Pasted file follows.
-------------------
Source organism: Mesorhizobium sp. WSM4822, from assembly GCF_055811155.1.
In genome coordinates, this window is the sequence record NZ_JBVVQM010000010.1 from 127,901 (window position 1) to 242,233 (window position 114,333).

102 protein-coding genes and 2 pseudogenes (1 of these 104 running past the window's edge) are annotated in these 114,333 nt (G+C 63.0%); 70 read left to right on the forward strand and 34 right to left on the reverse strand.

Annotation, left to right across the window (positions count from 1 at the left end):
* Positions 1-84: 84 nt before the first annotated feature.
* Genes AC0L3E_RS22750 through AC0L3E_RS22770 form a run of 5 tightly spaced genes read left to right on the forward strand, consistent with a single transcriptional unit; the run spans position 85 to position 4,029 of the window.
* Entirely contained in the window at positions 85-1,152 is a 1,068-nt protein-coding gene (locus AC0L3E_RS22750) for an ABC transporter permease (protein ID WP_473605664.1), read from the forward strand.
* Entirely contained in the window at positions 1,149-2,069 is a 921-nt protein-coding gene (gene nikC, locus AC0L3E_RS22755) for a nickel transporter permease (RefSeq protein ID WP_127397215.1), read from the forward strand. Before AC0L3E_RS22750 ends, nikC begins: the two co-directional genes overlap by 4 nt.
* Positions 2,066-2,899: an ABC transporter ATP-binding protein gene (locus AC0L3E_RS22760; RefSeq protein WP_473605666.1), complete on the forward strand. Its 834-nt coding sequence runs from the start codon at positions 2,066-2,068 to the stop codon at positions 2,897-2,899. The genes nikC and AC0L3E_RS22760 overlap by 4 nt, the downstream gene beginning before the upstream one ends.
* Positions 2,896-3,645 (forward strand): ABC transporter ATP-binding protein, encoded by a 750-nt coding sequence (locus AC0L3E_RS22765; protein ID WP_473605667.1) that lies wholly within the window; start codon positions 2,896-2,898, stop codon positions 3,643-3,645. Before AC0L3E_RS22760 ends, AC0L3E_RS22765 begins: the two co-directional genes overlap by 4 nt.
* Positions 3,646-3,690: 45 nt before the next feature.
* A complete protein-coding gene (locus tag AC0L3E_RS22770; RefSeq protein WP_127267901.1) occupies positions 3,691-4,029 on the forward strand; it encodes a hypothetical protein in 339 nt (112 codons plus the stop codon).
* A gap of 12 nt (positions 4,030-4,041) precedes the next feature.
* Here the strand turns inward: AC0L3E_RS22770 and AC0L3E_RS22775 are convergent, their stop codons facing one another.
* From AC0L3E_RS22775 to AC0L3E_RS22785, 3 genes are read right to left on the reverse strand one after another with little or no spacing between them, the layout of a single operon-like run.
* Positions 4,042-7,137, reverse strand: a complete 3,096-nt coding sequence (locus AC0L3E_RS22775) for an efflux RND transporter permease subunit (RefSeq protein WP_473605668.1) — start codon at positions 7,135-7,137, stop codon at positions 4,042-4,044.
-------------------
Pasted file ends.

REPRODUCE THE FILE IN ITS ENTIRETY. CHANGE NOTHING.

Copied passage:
Source organism: Mesorhizobium sp. WSM4822, from assembly GCF_055811155.1.
In genome coordinates, this window is the sequence record NZ_JBVVQM010000010.1 from 127,901 (window position 1) to 242,233 (window position 114,333).

102 protein-coding genes and 2 pseudogenes (1 of these 104 running past the window's edge) are annotated in these 114,333 nt (G+C 63.0%); 70 read left to right on the forward strand and 34 right to left on the reverse strand.

Annotation, left to right across the window (positions count from 1 at the left end):
* Positions 1-84: 84 nt before the first annotated feature.
* Genes AC0L3E_RS22750 through AC0L3E_RS22770 form a run of 5 tightly spaced genes read left to right on the forward strand, consistent with a single transcriptional unit; the run spans position 85 to position 4,029 of the window.
* Entirely contained in the window at positions 85-1,152 is a 1,068-nt protein-coding gene (locus AC0L3E_RS22750) for an ABC transporter permease (protein ID WP_473605664.1), read from the forward strand.
* Entirely contained in the window at positions 1,149-2,069 is a 921-nt protein-coding gene (gene nikC, locus AC0L3E_RS22755) for a nickel transporter permease (RefSeq protein ID WP_127397215.1), read from the forward strand. Before AC0L3E_RS22750 ends, nikC begins: the two co-directional genes overlap by 4 nt.
* Positions 2,066-2,899: an ABC transporter ATP-binding protein gene (locus AC0L3E_RS22760; RefSeq protein WP_473605666.1), complete on the forward strand. Its 834-nt coding sequence runs from the start codon at positions 2,066-2,068 to the stop codon at positions 2,897-2,899. The genes nikC and AC0L3E_RS22760 overlap by 4 nt, the downstream gene beginning before the upstream one ends.
* Positions 2,896-3,645 (forward strand): ABC transporter ATP-binding protein, encoded by a 750-nt coding sequence (locus AC0L3E_RS22765; protein ID WP_473605667.1) that lies wholly within the window; start codon positions 2,896-2,898, stop codon positions 3,643-3,645. Before AC0L3E_RS22760 ends, AC0L3E_RS22765 begins: the two co-directional genes overlap by 4 nt.
* Positions 3,646-3,690: 45 nt before the next feature.
* A complete protein-coding gene (locus tag AC0L3E_RS22770; RefSeq protein WP_127267901.1) occupies positions 3,691-4,029 on the forward strand; it encodes a hypothetical protein in 339 nt (112 codons plus the stop codon).
* A gap of 12 nt (positions 4,030-4,041) precedes the next feature.
* Here the strand turns inward: AC0L3E_RS22770 and AC0L3E_RS22775 are convergent, their stop codons facing one another.
* From AC0L3E_RS22775 to AC0L3E_RS22785, 3 genes are read right to left on the reverse strand one after another with little or no spacing between them, the layout of a single operon-like run.
* Positions 4,042-7,137, reverse strand: a complete 3,096-nt coding sequence (locus AC0L3E_RS22775) for an efflux RND transporter permease subunit (RefSeq protein WP_473605668.1) — start codon at positions 7,135-7,137, stop codon at positions 4,042-4,044.